The Tragedy of Valentina and the ‘Clear Shot’ Provision

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Soledad Peralta, mother of slain 14-year-old Valentina Orellana-Peralta, speaks to press. Video still via YouTube.

The shooting death of 14-year-old Valentina Orellana-Peralta this week as she tried on a dress in a Los Angeles Burlington Coat Factory dressing room is the kind of almost unimaginable tragedy that vaults to the head of the national news.

That is not surprising. What is surprising is the coverage.

As news anchors and talking-head experts weighed in, how is it possible that the one obvious issue in the situation was all but ignored?

Some context. The bodycam footage from the officer with the rifle has been released publicly. The family and their attorneys have held a press conference (difficult to watch), and talked about who Valentina was.

According to reports, some of the calls to 911 said that shots had been fired. Beyond that, much is not yet known. We do not have officer reports, other videos and much more. A thorough investigation is obviously needed, and it appears there may be several underway.

Still, it is not premature to identify an overriding issue, central to use-of-force policy and use-of-force training: the “clear shot” provision.

Every law enforcement use-of-force policy distinguishes use of lethal force from the more general rules about other uses of force. There is, understandably and properly, a much higher bar for the use of lethal force. There are restrictions on how and when lethal force may be used.

One of these restrictions is usually referred to as the “clear shot” provision. It states that in order to discharge a firearm at a suspect, all of the lethal force requirements must be met and, in addition, the shot cannot be taken if it will endanger bystanders or other uninvolved persons.

For example: A suspect is running away from an armed robbery and an officer can shoot at the suspect. However, the suspect is running in front of an apartment house and if the shot misses, it could hit someone in their apartment. Under these conditions, the officer should not shoot unless the suspect is shooting at the officer or at someone else.

Might the suspect get away? Unlikely, but yes, that is the price for not endangering innocent civilians with lethal force.

The clear shot provision is a standard part of reasonable and competent use-of-force policies and should be reinforced in departmental training on the use of force.

photo of girl with glasses

Valentina Orellana-Peralta. Courtesy KABC-TV

Every officer has enough firearms training to know that a high-powered rifle round can go through several partitions and walls and still be fatal. The Los Angeles situation appears to be a classic example of why the clear shot provision is important .

But news coverage has largely omitted mention of it.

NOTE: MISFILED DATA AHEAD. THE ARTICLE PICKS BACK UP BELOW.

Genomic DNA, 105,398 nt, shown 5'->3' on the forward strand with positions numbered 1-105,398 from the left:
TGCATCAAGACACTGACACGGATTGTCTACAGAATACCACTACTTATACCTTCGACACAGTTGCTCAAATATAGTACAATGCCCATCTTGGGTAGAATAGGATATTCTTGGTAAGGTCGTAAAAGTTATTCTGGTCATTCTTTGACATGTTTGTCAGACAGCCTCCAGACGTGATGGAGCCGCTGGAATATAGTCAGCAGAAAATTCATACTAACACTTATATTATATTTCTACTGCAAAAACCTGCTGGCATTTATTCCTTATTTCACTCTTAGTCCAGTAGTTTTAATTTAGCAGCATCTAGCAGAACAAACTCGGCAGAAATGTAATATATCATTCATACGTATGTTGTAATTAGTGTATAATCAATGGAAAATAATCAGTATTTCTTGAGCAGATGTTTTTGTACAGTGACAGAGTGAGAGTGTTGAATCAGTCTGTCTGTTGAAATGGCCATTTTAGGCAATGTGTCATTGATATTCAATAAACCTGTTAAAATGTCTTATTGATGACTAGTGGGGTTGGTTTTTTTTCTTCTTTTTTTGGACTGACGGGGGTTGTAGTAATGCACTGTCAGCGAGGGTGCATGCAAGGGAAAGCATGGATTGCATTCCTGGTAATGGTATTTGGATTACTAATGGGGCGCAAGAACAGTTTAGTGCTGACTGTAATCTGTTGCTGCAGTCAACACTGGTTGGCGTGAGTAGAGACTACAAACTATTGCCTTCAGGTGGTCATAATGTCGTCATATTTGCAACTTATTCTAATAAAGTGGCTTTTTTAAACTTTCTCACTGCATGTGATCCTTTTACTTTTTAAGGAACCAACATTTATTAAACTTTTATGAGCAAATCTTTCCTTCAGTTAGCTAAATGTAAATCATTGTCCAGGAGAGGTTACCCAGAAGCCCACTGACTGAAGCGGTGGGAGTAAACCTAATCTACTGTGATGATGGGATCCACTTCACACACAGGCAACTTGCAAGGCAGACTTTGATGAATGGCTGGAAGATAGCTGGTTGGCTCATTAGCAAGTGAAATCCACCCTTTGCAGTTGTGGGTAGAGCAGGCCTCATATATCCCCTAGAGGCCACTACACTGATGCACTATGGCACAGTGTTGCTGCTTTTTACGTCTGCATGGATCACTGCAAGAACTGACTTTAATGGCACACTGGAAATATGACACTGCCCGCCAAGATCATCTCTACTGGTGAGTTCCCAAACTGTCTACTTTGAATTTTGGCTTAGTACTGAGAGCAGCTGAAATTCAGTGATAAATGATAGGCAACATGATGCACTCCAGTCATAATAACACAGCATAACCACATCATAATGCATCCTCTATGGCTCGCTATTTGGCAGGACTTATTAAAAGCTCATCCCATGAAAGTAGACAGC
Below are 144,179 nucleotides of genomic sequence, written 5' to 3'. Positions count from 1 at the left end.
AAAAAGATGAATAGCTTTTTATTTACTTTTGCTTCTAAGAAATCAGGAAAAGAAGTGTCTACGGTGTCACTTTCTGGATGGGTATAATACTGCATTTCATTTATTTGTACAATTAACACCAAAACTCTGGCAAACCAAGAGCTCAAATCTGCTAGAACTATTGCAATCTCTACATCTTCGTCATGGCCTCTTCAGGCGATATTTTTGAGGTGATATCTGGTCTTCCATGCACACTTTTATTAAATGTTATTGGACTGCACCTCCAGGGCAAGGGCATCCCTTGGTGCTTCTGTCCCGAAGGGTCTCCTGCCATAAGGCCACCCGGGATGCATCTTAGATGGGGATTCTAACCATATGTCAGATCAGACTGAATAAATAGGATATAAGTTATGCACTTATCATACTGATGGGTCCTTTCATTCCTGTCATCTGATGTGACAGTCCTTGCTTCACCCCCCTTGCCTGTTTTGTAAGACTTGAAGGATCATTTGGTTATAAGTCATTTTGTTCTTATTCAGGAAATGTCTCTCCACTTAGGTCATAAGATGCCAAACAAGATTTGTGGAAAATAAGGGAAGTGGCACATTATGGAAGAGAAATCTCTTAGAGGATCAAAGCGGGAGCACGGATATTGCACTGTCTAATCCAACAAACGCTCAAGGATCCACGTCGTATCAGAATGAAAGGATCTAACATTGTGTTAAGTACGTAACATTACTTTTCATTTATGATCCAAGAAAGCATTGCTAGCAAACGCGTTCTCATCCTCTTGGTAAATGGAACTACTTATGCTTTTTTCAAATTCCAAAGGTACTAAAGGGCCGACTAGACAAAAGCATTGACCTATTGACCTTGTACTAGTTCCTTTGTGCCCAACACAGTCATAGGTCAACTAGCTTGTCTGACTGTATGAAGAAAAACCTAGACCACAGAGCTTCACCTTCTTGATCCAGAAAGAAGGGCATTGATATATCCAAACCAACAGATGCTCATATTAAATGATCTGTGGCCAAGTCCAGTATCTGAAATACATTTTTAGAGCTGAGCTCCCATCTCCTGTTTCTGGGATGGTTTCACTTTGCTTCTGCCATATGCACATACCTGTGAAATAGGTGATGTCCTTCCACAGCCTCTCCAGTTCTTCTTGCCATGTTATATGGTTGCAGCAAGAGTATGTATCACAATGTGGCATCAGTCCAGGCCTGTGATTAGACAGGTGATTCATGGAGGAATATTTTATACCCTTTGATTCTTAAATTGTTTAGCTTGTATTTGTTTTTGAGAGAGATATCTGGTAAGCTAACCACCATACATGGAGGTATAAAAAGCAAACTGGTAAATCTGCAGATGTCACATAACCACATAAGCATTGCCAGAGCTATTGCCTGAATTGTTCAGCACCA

There are a multitude of other issues already apparent in this situation. As LAPD officers responded to the Burlington store, they likely knew some of the 911 calls were of shots fired. That meant they had to take extra precautions and assume the suspect might be armed.

But he might not be. Officers know that 911 calls are sometimes wildly inaccurate, but if there were shots fired, then they are pursuing a suspect who may fire upon them. As they enter and pursue, they do not hear shots or see a gun. The shooter (identified later as Daniel Elena Lopez, 24) died of a gunshot wound, and was ultimately found to be unarmed.

So could police have used chemical agents or Tasers?

From the bodycam footage, that looks very difficult as the suspect runs through the aisles, only sometimes in plain sight. What if he encounters an employee or a customer? Will the officers be able to intervene before the other person is badly injured? What if he has a gun and starts shooting at the officers? The situation is chaotic and fast developing and not easy for the officers responding.

Jeffrey A. Schwartz

I will leave all of those questions and more to the hopefully thorough investigations, save one. The clear shot provision.

The officer did not have a clear shot and did not see the suspect with a gun, nor was the suspect in the act of harming someone when the shot was taken.

Is that not worthy of some consideration?

See also: Los Angeles officer told to ‘slow down’ before shots fired at Burlington store, killing 14-year-old girl

Psychologist Jeffrey A. Schwartz, Ph.D., has worked with police and correctional agencies across the United States and Canada for more than 40 years, specializing in crisis intervention training and use-of-force issues. His office is in Campbell, CA and he may be reached at jasletra@aol.com.

One thought on “The Tragedy of Valentina and the ‘Clear Shot’ Provision

  1. Yes, a suspected active shooter should require some officers armed with rifles, but in close quarters, full of civilians, other options should be available. The time tested shotgun. Or backup revolvers with frangible ammo for just such situations. Some homeowners choose it just to prevent shoot throughs in home defense situations. More options, better outcomes. With the very real threat of active shooters anytime, anywhere, tactics and arms need to expand to cover scenarios in malls, stores, office buildings and other locations where partitions and cosmetic fronts will hide vulnerable bystanders.

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